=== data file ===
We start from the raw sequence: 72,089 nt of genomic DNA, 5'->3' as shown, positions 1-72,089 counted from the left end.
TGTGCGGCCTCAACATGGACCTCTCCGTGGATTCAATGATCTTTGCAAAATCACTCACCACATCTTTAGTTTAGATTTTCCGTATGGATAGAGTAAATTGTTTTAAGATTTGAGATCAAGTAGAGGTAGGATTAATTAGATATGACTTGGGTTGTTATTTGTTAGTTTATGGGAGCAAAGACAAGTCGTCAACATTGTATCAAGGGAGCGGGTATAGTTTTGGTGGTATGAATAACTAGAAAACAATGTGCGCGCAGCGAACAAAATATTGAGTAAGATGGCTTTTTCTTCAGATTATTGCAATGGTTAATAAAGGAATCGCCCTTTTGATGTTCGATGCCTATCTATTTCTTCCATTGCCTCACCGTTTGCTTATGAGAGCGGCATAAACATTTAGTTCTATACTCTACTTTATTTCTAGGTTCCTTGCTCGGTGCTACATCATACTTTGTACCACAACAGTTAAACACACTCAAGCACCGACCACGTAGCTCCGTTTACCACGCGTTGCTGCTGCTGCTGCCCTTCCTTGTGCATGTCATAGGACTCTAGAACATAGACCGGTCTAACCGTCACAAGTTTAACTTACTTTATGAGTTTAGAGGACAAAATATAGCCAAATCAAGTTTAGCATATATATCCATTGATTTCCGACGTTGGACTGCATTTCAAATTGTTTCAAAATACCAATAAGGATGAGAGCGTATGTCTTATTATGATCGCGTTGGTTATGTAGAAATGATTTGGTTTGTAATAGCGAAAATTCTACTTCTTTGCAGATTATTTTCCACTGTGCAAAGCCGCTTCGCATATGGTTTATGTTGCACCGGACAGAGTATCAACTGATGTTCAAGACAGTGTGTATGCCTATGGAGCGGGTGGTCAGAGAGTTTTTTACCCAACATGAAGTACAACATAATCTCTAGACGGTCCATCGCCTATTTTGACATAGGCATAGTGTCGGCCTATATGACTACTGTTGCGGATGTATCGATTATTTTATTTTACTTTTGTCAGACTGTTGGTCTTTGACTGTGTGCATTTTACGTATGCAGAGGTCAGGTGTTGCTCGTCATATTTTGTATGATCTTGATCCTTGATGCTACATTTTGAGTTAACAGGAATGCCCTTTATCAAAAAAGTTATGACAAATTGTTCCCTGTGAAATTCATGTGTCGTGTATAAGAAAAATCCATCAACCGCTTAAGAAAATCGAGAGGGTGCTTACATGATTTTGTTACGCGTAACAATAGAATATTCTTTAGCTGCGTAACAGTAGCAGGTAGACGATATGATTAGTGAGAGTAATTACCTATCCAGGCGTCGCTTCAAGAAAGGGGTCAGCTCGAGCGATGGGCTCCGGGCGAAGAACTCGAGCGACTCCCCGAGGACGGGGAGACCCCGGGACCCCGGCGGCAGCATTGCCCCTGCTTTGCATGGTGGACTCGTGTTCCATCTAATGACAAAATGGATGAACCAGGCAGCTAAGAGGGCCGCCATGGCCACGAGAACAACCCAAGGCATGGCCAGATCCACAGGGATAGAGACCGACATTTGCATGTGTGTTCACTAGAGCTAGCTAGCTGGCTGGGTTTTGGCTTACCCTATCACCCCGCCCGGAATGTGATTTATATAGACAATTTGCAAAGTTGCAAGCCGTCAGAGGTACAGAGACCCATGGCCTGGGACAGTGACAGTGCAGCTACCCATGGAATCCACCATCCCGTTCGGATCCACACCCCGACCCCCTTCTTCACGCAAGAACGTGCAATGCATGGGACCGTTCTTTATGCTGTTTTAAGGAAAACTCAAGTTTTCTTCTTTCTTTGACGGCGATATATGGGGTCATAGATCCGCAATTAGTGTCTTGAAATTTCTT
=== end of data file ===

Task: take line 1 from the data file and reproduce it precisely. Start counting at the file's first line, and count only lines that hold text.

We start from the raw sequence: 72,089 nt of genomic DNA, 5'->3' as shown, positions 1-72,089 counted from the left end.